NASA News

Kathy Barnstorff
Langley Research Center, Hampton, Va
757-864-9886/344-8511 (mobile)
kathy.barnstorff@nasa.gov

Dewayne Washington
Goddard Space Flight Center, Greenbelt, Md.
301-286-0040
dewayne.a.washington@nasa.gov

Audrey Staples
National Institute of Aerospace, Hampton, Va.
757-325-6981
audrey.staples@nianet.org
07.12.10
 
RELEASE : 10-061
 
 
NASA Team Unveils Virtual Student Engineering Competition
 
 
HAMPTON, VA. -- NASA is going virtual in its latest attempt to excite high school students about engineering and real-life design challenges facing future space explorers.

NASA's Langley Research Center in Hampton, Va., and Goddard Space Flight Center in Greenbelt, Md., are collaborating with the National Institute of Aerospace (NIA), also in Hampton; USA TODAY Education in McLean, Va.; and LearniT-TeachiT in Washington; for the upcoming "RealWorld-InWorld Engineering Design Challenge." The competition offers high school students a unique opportunity to work with university students and engineering mentors in a 3-dimensional virtual world to solve authentic NASA-inspired, design-based engineering problems using 21st century technology tools and skills.

"The first RealWorld-InWorld Design Challenge focuses on the James Webb Space Telescope," said Roger Hathaway, head of the Education Team at NASA Langley. "We plan to launch the premier space observatory of the next decade in 2014. Educators from NIA and USA TODAY are working with NASA education and outreach specialists to develop a competition that reflects a real challenge the project faces."

NIA's team developed the competition in two phases. During the "RealWorld" phase, high school students use the engineering design process to develop possible solutions to one of two problems related to the Webb telescope. Once the RealWorld component is completed, teams may move into the "InWorld" challenge. In a multi-user virtual world, developed by NIA, the team will expand to include engineering and information technology university students and an engineering expert. Working collaboratively, RealWorld groups will transform ideas into three-dimensional models and simulations. The top five teams will present their ideas to evaluators, including Webb researchers, during a special education forum.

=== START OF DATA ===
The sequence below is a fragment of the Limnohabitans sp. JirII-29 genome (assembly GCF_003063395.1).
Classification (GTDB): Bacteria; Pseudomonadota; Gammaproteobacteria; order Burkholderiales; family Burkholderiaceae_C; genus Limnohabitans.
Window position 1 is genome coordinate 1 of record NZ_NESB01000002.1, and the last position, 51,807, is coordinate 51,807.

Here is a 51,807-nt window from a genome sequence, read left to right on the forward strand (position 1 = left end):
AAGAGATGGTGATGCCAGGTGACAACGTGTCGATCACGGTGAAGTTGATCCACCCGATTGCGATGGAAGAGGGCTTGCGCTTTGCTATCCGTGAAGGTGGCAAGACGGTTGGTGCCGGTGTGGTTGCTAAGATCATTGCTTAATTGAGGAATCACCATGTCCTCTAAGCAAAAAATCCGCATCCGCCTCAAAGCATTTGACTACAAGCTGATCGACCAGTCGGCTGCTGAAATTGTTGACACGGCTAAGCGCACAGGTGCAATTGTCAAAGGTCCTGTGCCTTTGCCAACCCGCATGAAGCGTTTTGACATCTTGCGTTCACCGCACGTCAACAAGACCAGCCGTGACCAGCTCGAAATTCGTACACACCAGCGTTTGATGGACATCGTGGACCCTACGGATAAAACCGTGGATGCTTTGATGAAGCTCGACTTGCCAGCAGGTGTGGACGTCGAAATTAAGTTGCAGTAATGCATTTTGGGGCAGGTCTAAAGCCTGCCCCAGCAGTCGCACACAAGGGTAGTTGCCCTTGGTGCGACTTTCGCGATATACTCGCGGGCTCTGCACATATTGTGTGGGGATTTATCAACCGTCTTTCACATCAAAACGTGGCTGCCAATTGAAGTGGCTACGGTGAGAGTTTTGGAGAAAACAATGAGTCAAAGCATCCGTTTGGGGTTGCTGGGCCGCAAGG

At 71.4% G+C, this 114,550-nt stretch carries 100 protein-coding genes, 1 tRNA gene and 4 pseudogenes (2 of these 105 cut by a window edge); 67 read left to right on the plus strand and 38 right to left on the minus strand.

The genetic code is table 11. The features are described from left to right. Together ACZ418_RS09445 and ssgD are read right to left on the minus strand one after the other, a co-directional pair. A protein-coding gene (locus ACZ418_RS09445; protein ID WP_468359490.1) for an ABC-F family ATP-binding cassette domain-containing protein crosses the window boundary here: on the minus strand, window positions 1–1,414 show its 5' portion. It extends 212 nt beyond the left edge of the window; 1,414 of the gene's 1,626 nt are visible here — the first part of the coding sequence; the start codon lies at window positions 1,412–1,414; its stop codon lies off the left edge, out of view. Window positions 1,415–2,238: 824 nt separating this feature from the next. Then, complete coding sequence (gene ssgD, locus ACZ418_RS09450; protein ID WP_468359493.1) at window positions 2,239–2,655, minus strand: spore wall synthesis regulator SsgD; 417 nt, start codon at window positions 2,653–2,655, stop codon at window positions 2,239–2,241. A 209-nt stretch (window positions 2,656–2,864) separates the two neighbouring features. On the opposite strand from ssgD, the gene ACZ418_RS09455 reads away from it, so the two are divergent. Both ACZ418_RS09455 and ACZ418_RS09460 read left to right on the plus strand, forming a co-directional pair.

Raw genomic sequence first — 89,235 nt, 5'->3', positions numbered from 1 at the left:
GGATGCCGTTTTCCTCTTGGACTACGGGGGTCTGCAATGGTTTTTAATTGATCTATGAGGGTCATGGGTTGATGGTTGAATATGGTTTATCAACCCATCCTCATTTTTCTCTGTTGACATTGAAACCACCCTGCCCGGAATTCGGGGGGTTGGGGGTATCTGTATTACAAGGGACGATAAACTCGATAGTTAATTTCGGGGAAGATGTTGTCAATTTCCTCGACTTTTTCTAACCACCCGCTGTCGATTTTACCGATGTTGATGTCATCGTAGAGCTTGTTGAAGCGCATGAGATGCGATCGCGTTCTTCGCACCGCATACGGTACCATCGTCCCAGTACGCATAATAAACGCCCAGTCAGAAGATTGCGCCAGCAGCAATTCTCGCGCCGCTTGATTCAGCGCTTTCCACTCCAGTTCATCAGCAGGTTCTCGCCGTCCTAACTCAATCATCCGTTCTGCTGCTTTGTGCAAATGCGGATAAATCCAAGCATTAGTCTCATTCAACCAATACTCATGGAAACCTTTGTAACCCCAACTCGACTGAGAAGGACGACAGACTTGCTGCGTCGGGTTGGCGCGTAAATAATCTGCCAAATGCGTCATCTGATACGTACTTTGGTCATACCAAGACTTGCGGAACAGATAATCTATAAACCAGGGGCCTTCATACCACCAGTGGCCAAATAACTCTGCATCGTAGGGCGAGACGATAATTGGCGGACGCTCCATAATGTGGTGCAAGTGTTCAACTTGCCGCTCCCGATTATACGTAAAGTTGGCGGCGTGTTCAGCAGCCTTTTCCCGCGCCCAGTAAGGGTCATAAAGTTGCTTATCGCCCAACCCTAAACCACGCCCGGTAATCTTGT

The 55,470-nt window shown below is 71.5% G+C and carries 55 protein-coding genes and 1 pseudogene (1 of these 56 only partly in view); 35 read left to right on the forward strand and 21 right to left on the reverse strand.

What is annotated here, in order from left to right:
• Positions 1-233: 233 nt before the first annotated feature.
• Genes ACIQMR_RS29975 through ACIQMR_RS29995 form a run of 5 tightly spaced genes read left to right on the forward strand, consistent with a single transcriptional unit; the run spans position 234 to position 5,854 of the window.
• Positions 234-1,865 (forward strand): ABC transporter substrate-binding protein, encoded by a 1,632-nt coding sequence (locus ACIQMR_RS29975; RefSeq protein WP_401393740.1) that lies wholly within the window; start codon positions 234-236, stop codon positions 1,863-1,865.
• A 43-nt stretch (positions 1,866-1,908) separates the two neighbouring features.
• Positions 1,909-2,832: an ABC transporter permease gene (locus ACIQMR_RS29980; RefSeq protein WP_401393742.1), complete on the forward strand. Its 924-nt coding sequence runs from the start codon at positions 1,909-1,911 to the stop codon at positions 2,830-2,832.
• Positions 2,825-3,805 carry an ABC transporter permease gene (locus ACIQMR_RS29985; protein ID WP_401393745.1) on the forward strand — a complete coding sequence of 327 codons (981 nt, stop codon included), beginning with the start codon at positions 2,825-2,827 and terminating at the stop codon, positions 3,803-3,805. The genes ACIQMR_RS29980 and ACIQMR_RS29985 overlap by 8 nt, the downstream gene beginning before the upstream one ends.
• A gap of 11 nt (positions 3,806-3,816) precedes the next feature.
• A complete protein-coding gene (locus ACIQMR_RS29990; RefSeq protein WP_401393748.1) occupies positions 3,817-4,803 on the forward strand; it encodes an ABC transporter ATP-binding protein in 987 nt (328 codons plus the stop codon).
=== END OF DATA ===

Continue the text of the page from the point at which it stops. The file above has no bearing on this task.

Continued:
In order to be considered for the InWorld phase of the challenge, high school students and their coaches are asked to submit their final RealWorld project solutions by December 15, 2010. Teams can register for the challenge online. Registration is free of charge.

The challenge allows high school and undergraduate students an opportunity to work closely with engineering and science professionals using NASA science, technology, engineering and mathematics or STEM educational resources to deepen their understanding of STEM careers and NASA innovation.

"The goal of this competition is to inspire students to become engaged with STEM learning using the 21st Century technology that is part of their everyday life," says Dr. Bernard Grossman, vice president of education and outreach at NIA. "The experience will exercise both their science and math skills, and the creativity that is essential to engineering innovation."

The RealWorld-InWorld Design Challenge builds on two successful programs developed in collaboration with NASA: USA TODAY's Sight/Insight and the NASA/NIA Virtual Exploration Sustainability Challenge (VESC). USA TODAY's Sight/Insight program, developed in collaboration with educators and NASA professionals at Goddard, deepens students’ understanding of STEM careers, project management, and NASA innovation. The VESC modeling and simulation challenge, sponsored by Langley and NIA, teamed university-level engineering students with high school students to solve a NASA-inspired design problem within a virtual environment.

For more information about the RealWorld-InWorld Project, visit:


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